Village Of Kingston
The noise of the hotel coffee shop with steady sounds of the lunch-hour crowd, the waitresses ordering and the clink of china, didn’t seem to bother Nick Reynolds as he sat, hunched over a round marble table, examining timetables spread out before him.
He checked the time on his wristwatch, then began noting figures on a small white pad. He didn’t even notice when Dave Guard and Bob Shane, who were his partners in the Kingston Trio for the past four years, since they left college, came in and sat down across from him.
“What’s the score?” Bob asked.
Nick double-checked his figures before looking up. His face relaxed into a broad smile. “Only six days, five hours and . . .” he glanced back at his watch, “. . . fifteen minutes—if the plane’s on time—”
“ . . . before he sees his wife again,” the fellows said together and the three of them laughed. “Hey, by the way,” Bob said, “Don’t forget to mail that card we bought back in Rhode Island.”
The waitress arrived with his coffee and Nick scooped up the folders and tucked them in the pocket of his sports jacket. He knew that later that night in his hotel room, he’d probably consult them again—just to make sure nothing would go wrong.
“It puts my jacket out of shape—these timetables,” he’d once told his wife, “but there’s nothing, Honey, I wouldn’t do, and little I haven’t done,” he added, “to save a couple of hours and get home to you a little earlier.”
They all felt that way. Being separated from their wives is murder. When they were doing their show in Washington, D.C., they had a break between two appearances. Bob, who had been married about two months, was so lonely, he grabbed a plane home, traveled over a thousand miles, spent three hours with his wife and was back in time to go on with the next show.
Another time, they were doing a series of personal appearances in New York with a recording session tacked on at the end of their schedule. They worked straight through the night and when the album was finished it was close to six o’clock in the morning.
They were already half-asleep as they fumbled into their coats. Then Dave pulled out his airlines’ schedule and discovered there was a jet flight to San Francisco at 8 a.m., ten full hours earlier than the flight they had reservations for.
Grabbing their guitars, they rushed out of the studio and to the hotel, threw their clothes into their bags—drinking black coffee the whole time to keep awake—and got to LaGuardia Airport with only minutes to spare. There was just time to send off one telegram to Gretchen Guard announcing: “On our way. Tell Joan and Louise.”
All three couples now live conveniently within fifty miles of each other in Northern California—Dave in his old college town of Palo Alto, Nick in Sausalito and Bob in Tiburon.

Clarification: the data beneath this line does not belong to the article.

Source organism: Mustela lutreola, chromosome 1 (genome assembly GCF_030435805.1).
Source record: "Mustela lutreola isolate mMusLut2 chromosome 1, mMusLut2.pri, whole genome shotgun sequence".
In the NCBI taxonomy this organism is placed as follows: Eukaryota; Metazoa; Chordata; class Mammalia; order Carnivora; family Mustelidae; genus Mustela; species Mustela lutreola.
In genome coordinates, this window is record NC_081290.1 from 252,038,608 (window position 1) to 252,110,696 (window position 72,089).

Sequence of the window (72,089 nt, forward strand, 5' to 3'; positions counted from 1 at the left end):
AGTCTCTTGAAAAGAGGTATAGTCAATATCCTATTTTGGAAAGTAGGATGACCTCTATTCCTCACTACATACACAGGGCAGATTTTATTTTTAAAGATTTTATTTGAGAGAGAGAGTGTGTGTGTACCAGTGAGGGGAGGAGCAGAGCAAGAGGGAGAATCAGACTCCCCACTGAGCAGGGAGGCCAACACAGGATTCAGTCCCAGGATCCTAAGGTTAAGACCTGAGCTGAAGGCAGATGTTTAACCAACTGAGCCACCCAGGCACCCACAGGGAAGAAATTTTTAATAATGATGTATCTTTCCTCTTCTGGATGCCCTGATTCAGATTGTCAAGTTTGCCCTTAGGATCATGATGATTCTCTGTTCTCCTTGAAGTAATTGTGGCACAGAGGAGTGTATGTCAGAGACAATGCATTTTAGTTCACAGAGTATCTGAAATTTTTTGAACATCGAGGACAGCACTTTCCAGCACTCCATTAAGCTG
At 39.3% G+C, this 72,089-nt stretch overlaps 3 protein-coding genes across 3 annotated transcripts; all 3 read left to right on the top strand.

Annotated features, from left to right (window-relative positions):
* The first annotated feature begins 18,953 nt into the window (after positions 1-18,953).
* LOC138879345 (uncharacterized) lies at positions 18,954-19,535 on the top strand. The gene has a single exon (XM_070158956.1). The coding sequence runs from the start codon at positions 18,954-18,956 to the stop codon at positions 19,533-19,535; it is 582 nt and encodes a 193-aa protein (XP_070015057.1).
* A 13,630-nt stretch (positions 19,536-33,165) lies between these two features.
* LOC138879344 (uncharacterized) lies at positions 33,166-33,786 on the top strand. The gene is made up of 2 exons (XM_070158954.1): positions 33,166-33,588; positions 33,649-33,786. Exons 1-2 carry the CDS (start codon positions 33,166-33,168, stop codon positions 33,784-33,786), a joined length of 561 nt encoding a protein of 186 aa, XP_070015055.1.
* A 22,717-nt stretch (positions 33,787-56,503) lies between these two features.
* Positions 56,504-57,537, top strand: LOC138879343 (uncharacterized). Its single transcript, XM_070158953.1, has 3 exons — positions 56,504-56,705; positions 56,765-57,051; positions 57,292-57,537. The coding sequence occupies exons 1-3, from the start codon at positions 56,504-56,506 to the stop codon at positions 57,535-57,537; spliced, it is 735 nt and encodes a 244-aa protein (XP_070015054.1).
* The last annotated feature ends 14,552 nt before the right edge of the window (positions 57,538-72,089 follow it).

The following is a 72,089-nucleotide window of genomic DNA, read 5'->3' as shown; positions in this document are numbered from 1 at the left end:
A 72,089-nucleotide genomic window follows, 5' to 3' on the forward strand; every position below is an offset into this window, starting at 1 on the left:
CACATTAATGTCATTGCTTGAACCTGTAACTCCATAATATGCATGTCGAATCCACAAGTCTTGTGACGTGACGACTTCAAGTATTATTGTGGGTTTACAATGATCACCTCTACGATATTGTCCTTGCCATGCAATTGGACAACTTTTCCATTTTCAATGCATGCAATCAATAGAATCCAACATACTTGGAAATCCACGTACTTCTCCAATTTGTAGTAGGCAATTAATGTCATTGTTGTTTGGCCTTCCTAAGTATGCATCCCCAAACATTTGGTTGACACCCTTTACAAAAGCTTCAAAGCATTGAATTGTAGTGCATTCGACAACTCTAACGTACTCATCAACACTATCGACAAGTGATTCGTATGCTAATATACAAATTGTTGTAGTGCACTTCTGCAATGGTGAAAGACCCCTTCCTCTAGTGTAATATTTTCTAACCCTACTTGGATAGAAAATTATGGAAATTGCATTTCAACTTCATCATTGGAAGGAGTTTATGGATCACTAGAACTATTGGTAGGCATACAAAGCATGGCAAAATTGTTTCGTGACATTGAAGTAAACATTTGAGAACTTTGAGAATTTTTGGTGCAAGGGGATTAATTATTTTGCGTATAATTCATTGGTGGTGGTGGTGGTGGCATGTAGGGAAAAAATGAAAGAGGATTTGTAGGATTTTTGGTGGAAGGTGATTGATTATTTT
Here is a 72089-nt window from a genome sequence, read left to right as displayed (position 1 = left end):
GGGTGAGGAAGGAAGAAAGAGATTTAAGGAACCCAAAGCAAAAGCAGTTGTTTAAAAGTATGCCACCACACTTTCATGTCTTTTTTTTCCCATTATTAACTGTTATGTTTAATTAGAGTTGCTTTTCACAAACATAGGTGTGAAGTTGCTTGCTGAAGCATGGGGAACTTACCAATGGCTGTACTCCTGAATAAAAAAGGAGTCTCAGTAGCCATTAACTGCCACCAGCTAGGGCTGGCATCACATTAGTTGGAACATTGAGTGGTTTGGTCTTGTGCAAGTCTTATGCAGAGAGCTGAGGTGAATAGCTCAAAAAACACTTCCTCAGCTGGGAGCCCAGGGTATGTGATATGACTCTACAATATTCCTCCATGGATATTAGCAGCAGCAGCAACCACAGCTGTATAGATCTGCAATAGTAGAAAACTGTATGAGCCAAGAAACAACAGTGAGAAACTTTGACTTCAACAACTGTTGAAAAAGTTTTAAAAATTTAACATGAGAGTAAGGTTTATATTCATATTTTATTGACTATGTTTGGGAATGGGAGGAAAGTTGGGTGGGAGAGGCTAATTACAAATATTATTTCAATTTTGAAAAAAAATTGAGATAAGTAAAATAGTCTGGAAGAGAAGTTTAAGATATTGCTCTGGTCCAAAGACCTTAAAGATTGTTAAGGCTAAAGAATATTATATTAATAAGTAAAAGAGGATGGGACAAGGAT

“It helps cut down on the overhead,” Dave explained. “Usually when one of us phones home, we pass messages back and forth for the other two wives.” He paused; then, with a quick look at the others, admitted: “Anyway, it’s supposed to work that way.”
Alone in a hotel room
“There’s something about being alone in a hotel room that really drives you to that phone,” Bob said, with a bewildered shake of his head. “And if the circuits are busy or I can’t get through to Louise right away, I feel the world’s against me,” he added, remembering the time the Trio arrived in New York for a rare three-day stopover.
As soon as Bob checked into his room at the Park Chambers, he automatically reached for the phone. The emptiness of the hotel room closed in on him as he waited for the operator to put through his call to Louise in Atlanta, where she was staying with her folks.
He lay back on the bed and imagined how she would look as she answered. Instead he heard a soft, drawling voice—it was Louise’s mother—telling the operator that Mrs. Shane and her cousin had left only a few minutes earlier to see a movie. Dejected, Bob left word to have her call him when she got in and went to dinner.
When he returned to his room later, he tried to write Louise a letter, but gave up. She could always tell when he was depressed and he didn’t want to make her feel worse. After all, being separated was hard on her, too.
He was deep in a daydream about Louise, when the telephone rang and he tripped over the desk chair rushing to answer it on the first ring. But it was only Nick, telling him to come right over to the Blue Angel Supper Club where he and Don MacArthur were discussing some commitments.
It sounded urgent so Bob left word at the desk where he would be if the call came in and took a cab to the club. As he walked toward Nick and Don, he noticed that a girl was sitting with them. It was dark in the room and she had her back toward him but he could see that she had long, blondish hair.
“Hey, who’s the girl?” he asked Nick who came to meet him.
Nick looked at him quickly, then tried to hide his smile, but at the sound of Bob’s voice, the girl turned around. Nick couldn’t keep silent any longer.
“Man, that’s no girl . . .” he burst out with a loud laugh, “that’s your wife!”
Bob just stood, without saying a word, and stared, even after Louise came over to him. Finally, he managed to stammer: “It . . . really is you, isn’t it.”
Later, after he had recovered, Louise told him that, when she found out he would be in New York for three days, she decided to surprise him and fly up. She arrived at the hotel while he was out and that’s when she and Nick arranged the meeting at the Blue Angel.
“You know, even after Nick said it was my wife, I wasn’t sure,” Bob admitted sheepishly afterward. “Louise had changed her hair style and had it streaked with blond since I last saw her.” After a minute, he added: “It’s frightening how people can change when they don’t see each other every day.”
“That’s the hard part,” Dave said thoughtfully, “trying to maintain some sort of communication with your wife when you’re apart so much. I guess we’ve each devised our own way of trying to share things with them . . . even when we’re not together.”